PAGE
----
The Historic Dunbar Schoolground Honor Roll Athletes, led by team members Bill Robinson and Errol Robinson, will be featured in song and testimony at the Dunbar-Faith Connection Gospel Fest gathering at 6 p.m. Oct. 24 at Faith Lutheran Church, 530 Quindaro, Kansas City, Kan.

Former students in Dunbar’s chorus, families and former Dunbar musicians or their representatives are asked to participate in a memorial photo signature ceremony for musicians Evelyn Caruthers, former Dunbar teacher and chorus leader, and Ruby Robinson, former Dunbar student and choir musician.

Dunbar closed in 1972; the Dunbar-Faith Connection is a volunteer group committed to preserving the memory and educational mission of Dunbar School.

The Historic Schoolground Athletes list was unveiled in 2008; their pictures and other Dunbar history are exhibited on two dedicated walls in Faith’s Fellowship Hall.

There is no charge for admission, an offering and patron donations will be accepted.

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Oct. 2
Burglary, criminal damage, 8200 block of Kansas Avenue, door, copper, $900 value.
Burglary, criminal damage, 4700 block of Shawnee Drive, door frame, washing machine, dryer, $450 value.

Oct. 1

Aggravated burglary, 2500 block of North 61st Terrace, medications, lockbox, $54.55 value.
Attempted burglary, criminal damage, 700 block of Lyons, knife, screen, $30 value.
Burglary, criminal damage, 6600 block of Nogard, doors, frame, walls, plumbing, $8,200 value.

Sept. 12
Forgery, theft, 1800 block of Village West Parkway, store, $19 value.

Sept. 5

Forgery, theft, 1800 block of Village West Parkway, store, currency, $57 value.

Aug. 18
Forgery, theft, 1800 block of Village West Parkway, store, currency, $111 value.

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Today the Kansas Supreme Court upheld a murder conviction and vacated the hard-50 sentence of Scott Roeder, who was convicted of killing George Tiller, an abortion doctor.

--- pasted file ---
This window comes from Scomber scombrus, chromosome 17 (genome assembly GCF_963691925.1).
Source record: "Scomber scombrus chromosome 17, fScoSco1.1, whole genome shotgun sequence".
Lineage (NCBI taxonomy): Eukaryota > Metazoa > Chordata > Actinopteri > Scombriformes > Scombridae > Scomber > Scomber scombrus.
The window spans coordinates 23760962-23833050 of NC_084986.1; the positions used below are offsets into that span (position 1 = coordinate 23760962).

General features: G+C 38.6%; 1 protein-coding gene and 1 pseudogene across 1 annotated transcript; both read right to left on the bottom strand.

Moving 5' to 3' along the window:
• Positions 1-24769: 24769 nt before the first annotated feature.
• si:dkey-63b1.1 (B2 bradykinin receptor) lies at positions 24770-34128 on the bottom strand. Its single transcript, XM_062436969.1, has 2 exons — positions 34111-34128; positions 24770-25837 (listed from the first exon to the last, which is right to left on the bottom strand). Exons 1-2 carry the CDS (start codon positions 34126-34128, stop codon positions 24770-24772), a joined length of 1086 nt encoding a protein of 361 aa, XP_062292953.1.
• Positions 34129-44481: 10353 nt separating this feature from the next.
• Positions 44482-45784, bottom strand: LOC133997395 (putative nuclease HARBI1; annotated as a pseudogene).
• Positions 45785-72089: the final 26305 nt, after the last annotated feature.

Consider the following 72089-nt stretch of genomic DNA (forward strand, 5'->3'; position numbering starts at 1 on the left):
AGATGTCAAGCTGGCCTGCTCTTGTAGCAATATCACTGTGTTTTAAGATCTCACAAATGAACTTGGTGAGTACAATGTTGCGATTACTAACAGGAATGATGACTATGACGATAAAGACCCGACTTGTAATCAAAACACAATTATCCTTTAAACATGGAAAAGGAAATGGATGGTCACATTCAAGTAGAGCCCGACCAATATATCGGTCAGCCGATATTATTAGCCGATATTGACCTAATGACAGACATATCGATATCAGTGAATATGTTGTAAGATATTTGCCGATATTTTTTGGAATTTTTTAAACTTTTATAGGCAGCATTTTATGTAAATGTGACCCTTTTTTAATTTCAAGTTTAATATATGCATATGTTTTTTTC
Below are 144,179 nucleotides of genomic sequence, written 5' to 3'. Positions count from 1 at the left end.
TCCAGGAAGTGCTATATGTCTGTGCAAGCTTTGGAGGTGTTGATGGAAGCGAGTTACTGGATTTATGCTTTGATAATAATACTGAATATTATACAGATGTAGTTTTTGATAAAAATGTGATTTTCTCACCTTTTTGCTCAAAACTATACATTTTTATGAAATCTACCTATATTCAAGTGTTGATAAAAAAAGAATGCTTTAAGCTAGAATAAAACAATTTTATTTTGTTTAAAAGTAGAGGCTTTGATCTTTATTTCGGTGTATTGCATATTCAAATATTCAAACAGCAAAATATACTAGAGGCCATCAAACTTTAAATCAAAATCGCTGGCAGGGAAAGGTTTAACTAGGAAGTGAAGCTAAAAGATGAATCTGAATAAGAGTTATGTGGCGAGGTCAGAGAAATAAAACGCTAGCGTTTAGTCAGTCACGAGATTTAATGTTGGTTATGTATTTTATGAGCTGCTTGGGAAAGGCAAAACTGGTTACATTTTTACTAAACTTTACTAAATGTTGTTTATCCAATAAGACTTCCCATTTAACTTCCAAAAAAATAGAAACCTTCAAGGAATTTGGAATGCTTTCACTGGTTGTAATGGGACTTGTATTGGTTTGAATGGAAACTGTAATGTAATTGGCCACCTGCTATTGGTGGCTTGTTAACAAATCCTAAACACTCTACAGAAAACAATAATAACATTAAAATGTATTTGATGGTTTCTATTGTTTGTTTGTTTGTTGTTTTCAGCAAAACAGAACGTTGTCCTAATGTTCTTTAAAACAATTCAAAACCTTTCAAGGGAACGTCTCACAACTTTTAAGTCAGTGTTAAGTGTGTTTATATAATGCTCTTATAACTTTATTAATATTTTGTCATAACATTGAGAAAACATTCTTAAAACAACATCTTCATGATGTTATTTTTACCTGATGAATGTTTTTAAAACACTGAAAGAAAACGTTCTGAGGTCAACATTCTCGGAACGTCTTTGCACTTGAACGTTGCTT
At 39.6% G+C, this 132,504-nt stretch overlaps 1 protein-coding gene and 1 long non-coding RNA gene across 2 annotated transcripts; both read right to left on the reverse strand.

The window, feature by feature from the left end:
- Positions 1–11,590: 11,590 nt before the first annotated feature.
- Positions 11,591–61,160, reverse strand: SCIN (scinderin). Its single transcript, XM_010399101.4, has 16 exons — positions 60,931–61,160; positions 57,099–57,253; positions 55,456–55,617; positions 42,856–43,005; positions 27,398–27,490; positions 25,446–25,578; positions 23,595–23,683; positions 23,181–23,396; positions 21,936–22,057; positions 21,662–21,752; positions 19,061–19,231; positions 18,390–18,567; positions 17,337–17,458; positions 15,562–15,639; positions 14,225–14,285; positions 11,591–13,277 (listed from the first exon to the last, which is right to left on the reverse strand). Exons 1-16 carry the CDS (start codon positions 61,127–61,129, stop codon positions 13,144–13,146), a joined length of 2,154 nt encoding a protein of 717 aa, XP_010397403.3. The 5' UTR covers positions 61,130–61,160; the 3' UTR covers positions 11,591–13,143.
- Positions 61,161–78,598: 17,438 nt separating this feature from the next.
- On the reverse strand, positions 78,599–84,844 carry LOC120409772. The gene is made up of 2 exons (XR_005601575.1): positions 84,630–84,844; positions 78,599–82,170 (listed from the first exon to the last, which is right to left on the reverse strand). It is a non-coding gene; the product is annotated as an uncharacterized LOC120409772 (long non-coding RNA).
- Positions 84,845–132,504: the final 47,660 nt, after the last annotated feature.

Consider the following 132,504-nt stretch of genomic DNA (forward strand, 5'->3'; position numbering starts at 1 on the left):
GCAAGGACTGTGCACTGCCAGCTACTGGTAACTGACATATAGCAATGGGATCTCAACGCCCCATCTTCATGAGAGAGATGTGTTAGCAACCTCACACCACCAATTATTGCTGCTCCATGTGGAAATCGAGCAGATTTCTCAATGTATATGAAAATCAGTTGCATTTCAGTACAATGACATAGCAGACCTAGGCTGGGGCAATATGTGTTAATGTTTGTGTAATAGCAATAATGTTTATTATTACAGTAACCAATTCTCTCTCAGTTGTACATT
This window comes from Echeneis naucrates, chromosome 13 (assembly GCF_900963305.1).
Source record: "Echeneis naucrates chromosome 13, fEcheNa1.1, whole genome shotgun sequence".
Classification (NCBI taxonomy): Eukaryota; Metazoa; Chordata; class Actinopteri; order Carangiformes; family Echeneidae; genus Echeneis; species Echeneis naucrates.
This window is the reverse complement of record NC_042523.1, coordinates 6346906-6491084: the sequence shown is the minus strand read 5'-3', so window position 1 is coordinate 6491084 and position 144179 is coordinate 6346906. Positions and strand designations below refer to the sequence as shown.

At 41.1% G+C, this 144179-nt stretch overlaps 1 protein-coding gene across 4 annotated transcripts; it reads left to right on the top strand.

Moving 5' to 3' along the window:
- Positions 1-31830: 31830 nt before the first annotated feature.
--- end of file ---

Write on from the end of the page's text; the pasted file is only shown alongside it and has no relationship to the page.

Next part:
The case was sent back to the Sedgwick County District Court for resentencing.

Roeder appealed his conviction of first-degree murder and two counts of aggravated assault in the 2009 case. Roeder, who was from Merriam, Kan., drove to Wichita with a plan to kill Dr. Tiller, and shot him from point-blank range while Tiller was attending church in the Wichita area, according to court documents. Roeder had purchased a semi-automatic weapon in Lawrence, Kan., before the shooting, court documents stated.

While Roeder admitted killing the doctor and having a premeditated plan to do so — and had been planning to do so for more than a decade — he appealed his conviction and sentence on a number of technical points including due process and a change of venue request due to pretrial publicity.

Today the Kansas Supreme Court also agreed with the district court that Roeder could not present a “necessity” defense and that the facts of the case did not support that defense.

“Once the choice of evils is clarified to be the premeditated intentional murder of a human being versus the violation of administrative procedures governing an otherwise legal abortion, the answer is crystal clear,” the Supreme Court stated today. “By analogy, no one would find it necessary to kill an over-the-road trucker for failing to maintain an up-to-date log book. Roeder cannot clear the first hurdle of the necessity defense because he did not choose the lesser evil when he killed Dr. Tiller in cold blood.”

While the Kansas Supreme Court today affirmed the convictions, it sent back the case for resentencing because since the original sentence was handed down, the high courts have changed the way they handle hard-50 sentences.

The high court has stated that “a hard-50 sentence based upon a judge’s own preponderance-of-the-evidence determination that an aggravating factor existed is unconstitutional, and must be vacated,” the opinion stated. The older method violated the defendant’s Sixth Amendment right to a jury trial, according to the opinion.

To see today’s court decision, visit